Many retailers dislike the phrase "omnichannel retailing", but over the last few years it has gained momentum as a term used to describe the way they must serve the modern, mobile-focused customer.

So what exactly is it and which retailers are the closest to achieving it?

This week's RBTE 2014 at London's Earls Court focused the spotlight on the major elements involved in omnichannel retailing and also provided a platform for some of the industry players viewed as beacons of good practice in modern retail.

John Lewis, House of Fraser and Topshop were all highlighted as companies close to achieving omnichannel success, this week, but the managing director of Boxwood Insights, Paul Martin, argued on Wednesday that all retailers are currently fighting hard just to stay relevant. Effectively, he said, no-one is achieving exactly what consumers require and "no-one is ahead of the curve".

New retail world profit warning

"The investments required to become a very good omnichannel retailer are high," Martin explained during a presentation entitled Omnichannel – Cannibalisation and Profit Killer.

"The days of high margins are gone. Retailers need to be really transparent that investments they need to make due to legacy systems and maintaining pace with modern requirements are significant."

His comments came after Tesco CEO Philip Clarke announced at an investor event in February that the grocer's profit targets need to be reduced if the business is to achieve the technological shift required to meet modern shopper demands.

According to Martin, other publicly listed retailers – not to mention private businesses backed by equity houses – will soon realise that this way of thinking is the new reality for their companies, too.

An organisation aiming to provide advice and guidance on the new retail environment, the International Omni Retailing Markets Association (IORMA), defines omnichannel retailing as "the structured world of the retailer meeting the unstructured world of the consumer", and Martin – who is a member of IORMA's board – says it is "astonishing" how many retailers still operate in channels, as opposed to putting the consumer at the heart of their strategies.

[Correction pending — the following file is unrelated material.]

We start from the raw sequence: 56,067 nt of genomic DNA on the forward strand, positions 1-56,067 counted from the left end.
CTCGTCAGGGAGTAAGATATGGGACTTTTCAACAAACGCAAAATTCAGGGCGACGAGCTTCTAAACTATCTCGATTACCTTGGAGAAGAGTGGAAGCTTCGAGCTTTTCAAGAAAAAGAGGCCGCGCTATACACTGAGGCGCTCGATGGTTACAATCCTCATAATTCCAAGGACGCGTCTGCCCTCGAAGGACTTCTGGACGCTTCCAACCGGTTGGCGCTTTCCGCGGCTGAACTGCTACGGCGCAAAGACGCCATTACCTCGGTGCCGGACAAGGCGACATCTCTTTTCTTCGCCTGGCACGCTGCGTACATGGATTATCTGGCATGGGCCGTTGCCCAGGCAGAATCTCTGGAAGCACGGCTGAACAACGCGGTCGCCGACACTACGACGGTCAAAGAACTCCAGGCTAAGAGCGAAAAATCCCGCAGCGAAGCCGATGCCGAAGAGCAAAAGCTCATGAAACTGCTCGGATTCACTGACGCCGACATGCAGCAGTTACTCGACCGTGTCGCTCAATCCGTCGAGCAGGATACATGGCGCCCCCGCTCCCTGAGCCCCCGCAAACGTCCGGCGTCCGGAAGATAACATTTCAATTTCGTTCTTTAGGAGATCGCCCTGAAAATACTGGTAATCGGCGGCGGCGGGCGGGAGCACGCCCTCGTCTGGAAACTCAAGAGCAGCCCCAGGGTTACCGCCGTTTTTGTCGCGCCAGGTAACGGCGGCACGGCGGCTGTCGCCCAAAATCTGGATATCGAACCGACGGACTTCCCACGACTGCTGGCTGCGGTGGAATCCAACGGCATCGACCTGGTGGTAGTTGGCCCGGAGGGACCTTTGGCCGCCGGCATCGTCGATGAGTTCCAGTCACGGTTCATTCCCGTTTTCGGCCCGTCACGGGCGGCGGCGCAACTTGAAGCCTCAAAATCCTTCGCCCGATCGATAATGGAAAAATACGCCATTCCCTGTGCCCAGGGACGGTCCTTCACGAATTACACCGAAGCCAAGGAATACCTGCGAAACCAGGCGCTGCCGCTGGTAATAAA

He also argued that the omnichannel approach is the "purest form of retailing today", with his ideal scenario being a business that ensures each channel – be it store, eCommerce, mobile or social – is integrated from a customer data perspective.

"My belief is that the power [in retail] will shift to data aggregators," he explained.

"The likes of Google will be the main players as they have a holistic view of the data. If you're a retailer and not engaged with data aggregators, you'll lose."

Fashion trends

While fashion retailers used to only have stores and print platforms to showcase their new designs and ranges, the advancement of digital technology arguably means they can now promote products and trends in richer and more interactive ways.

Research released this week by professional services firm Kurt Salmon showed that Arcadia-owned Topshop stood out from the competition for creating engaging online content, and "a clean and highly functional mobile site" with well-integrated social media channels. In-store, it was commended for a strong service proposition, which included personal shopping facilities.